Application development is a great way to provide your organization with mobile access to important business functions. If your company is focused on B2C scenarios, it’s also important to provide customers with easy access to your goods and services. Nevertheless, there exist several negative application development myths. This isn’t surprising, as it has a pretty high barrier to entry. If you’re not a software developer or unfamiliar with code, it can be difficult to think about what actually goes into the process of creating an application. Businesses of all shapes and sizes create apps, but there are several myths surrounding this process. In this article, we will debunk five of some of the most common application development myths.
It’s Only About Your Code
When speaking about any type of software and application development, many people’s first thought is about coding. And with good reason. It’s a huge part of the process, and directly correlates to how well the application works. If you’re coding is bad, you’ll end up with a bad app. But successful enterprise application development involves a variety of aspects: coding, design, UX, testing, and more.
When you’re using an application, you never see the code. You see the user interface, or the content that’s accessible through the application. Even if the code itself is perfect, people won’t want to use your application if it’s hard to use, if it’s slow, or if it’s overburdened with useless features, bells, and whistles. Finishing the code base of a project is just one step. If people don’t like the look of your app or don’t enjoy using it, you need to fix your product.
Releasing the App Means Your Work is Done
Even if your application is created by the most experienced software developers you can find, nothing is perfect. There will always be bugs to fix, or features to improve. Once you release your application to the public, it’s likely that at least one of them will find something wrong at some point. Bugs need to be fixed, features need to be updated, the app will always need future patches.
In addition to fixing issues, it’s important to be constantly looking forward. As operating systems and mobile devices continue to evolve, make sure that your enterprise applications continue to work with newer hardware. If your application runs well and does what it’s supposed to do, it will continue to be useful as the years go by. Making sure that your software is future-proof and continues to function well is vitally important.
A Good Looking App Means Good Reviews
Everyone wants their app to look and feel clean. If your app looks aesthetically pleasing, it’s going to result in a much more positive user experience. But if the only good thing about your app is its appearance, you’ve made a big mistake. If the app is unresponsive, slow, or simply difficult to use, those issues will completely overshadow the appearance of your app.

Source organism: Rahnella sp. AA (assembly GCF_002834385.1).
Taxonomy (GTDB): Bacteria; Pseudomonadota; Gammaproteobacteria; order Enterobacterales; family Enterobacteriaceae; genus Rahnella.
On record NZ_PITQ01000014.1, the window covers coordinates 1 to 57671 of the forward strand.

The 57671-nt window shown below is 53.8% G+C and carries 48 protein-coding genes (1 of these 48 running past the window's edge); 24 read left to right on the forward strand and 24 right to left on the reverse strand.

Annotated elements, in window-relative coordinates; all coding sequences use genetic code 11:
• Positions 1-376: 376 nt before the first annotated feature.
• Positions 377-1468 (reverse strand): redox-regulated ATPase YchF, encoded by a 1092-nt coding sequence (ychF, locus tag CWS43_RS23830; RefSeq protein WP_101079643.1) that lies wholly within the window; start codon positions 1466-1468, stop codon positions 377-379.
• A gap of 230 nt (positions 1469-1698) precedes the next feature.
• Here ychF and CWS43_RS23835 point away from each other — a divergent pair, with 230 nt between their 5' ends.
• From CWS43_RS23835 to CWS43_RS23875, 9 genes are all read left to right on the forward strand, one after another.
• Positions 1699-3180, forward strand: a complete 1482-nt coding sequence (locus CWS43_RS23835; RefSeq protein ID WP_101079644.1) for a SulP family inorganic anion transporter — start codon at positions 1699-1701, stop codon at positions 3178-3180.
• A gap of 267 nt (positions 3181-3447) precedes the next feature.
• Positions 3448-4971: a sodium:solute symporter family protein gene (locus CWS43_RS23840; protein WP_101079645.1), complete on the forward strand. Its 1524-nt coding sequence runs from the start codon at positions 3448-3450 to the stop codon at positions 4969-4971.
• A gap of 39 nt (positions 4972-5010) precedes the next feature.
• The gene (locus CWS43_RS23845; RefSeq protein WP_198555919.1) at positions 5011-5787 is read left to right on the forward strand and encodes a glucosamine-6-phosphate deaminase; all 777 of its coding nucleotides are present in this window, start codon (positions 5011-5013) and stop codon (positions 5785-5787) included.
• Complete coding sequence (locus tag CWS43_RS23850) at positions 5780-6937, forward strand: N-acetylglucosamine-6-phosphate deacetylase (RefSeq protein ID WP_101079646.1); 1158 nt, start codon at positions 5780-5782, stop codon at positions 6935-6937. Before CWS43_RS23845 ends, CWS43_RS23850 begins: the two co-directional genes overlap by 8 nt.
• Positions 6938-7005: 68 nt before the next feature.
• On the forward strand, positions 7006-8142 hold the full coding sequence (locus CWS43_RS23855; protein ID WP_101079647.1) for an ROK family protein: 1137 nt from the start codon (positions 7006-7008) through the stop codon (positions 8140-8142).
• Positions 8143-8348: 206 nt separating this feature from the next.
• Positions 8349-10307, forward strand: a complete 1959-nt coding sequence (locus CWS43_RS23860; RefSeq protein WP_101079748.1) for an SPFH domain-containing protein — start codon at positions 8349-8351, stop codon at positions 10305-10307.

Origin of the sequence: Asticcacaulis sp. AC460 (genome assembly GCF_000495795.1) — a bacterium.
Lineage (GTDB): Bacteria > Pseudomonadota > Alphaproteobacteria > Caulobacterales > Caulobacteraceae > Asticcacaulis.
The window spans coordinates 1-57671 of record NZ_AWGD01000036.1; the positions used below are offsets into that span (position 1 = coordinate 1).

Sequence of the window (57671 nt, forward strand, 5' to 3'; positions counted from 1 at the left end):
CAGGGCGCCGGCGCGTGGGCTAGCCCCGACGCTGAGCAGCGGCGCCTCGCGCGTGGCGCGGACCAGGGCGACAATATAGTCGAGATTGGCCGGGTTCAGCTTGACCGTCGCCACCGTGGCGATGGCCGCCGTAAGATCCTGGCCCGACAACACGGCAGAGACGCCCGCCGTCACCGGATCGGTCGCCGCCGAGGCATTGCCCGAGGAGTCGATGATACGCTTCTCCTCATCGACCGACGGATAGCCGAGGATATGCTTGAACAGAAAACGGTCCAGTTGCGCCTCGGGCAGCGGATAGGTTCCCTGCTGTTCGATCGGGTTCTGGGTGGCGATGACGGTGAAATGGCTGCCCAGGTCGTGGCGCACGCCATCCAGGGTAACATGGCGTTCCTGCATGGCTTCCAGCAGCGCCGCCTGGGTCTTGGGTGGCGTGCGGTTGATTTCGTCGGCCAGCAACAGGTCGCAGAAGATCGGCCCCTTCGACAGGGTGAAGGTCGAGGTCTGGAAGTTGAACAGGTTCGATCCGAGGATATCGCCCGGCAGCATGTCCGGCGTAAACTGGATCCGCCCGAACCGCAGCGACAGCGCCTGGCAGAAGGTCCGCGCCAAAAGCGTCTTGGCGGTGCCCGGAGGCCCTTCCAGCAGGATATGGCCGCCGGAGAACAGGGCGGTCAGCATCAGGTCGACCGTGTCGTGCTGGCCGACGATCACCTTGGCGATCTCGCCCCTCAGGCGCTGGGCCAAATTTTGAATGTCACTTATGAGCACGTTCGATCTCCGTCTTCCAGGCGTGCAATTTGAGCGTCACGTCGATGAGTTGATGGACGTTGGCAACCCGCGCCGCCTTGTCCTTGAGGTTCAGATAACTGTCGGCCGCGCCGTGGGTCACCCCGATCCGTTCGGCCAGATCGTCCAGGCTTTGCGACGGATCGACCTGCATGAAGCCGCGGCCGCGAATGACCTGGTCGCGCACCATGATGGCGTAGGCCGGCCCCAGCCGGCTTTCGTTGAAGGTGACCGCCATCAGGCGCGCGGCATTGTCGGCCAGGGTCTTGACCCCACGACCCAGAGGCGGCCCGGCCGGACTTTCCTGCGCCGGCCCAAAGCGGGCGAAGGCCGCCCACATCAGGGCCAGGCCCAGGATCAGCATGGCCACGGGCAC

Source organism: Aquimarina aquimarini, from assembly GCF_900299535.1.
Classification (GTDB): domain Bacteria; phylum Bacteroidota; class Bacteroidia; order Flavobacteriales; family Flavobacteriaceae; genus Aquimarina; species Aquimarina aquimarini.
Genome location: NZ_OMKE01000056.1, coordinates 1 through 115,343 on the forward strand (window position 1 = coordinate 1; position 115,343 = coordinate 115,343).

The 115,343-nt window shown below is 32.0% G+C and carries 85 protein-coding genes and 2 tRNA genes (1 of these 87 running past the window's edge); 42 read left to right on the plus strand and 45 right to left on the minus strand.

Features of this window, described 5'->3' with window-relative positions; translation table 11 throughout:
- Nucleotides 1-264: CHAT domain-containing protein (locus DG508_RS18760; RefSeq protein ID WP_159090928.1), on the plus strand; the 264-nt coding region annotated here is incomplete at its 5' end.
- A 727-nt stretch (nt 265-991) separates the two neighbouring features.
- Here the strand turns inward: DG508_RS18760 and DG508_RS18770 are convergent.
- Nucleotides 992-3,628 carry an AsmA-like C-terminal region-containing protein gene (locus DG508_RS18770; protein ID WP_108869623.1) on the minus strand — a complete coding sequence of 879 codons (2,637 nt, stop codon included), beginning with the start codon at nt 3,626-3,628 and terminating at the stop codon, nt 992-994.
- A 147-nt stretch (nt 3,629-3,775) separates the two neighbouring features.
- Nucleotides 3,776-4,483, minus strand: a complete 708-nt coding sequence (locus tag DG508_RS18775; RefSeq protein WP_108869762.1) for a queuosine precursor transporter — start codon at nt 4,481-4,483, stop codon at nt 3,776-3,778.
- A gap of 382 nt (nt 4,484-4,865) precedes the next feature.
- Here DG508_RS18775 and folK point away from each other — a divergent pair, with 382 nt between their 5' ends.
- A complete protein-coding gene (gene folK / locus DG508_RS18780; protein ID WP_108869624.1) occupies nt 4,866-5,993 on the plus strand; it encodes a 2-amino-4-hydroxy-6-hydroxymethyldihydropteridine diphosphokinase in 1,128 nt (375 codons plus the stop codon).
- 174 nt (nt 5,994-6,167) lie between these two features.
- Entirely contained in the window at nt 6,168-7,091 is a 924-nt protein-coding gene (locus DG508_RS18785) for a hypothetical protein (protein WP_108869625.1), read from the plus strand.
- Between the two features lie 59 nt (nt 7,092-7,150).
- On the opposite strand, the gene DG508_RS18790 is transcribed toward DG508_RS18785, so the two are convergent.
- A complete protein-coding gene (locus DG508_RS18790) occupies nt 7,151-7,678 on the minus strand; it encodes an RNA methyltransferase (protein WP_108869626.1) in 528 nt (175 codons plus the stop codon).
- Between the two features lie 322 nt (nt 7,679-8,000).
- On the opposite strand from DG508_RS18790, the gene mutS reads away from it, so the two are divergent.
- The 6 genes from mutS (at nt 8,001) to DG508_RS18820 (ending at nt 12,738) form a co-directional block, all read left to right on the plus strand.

Good products are the result of different teams coming together and creating something good. They’re a combination of different aspects, and if only one functions well, then you have a bad product. Make sure to put just as much effort into each building block of your app.
Porting to Other Platforms is Easy
This is a huge misconception, and is particularly prominent throughout a lot of technology spaces. App development is a time consuming process, and porting to another device, such as to Android from iOS, is just as difficult. iOS and Android are built on different code bases, and you can’t simply copy and paste. Developers have to translate one code into another, using different libraries and architectures.
This can lead to unknown bugs, previously solved bugs reappearing, and a whole bunch of other issues. Porting is a process that’s just as thorough, demanding, and complex as developing a completely new application. If your organization wants to release an app on multiple platforms, make sure to plan ahead accordingly.
More Features Means a Better App
It’s understandable to think that the more features an app has, the better it is. It’s great to have an application that can solve a lot of problems, or provide great value to its users. But an app should have a clearly defined function. When you’re developing your application, make sure that it’s only doing what you need it to do. No more, and no less.
Software development is about starting small, and making sure those small processes run exactly as expected. Then you can build more features, add more processes, make your software more complex. Overloading your enterprise app with too many features and tools can make it feel bloated, unresponsive, or result in other technical issues. Keep in mind why you’re developing an application in the first place, and stick to the main goals of your initial planning instead of falling for feature creep,
Want more application development best practices? Check out our guide on guide on Contractor vs. Employee developers.
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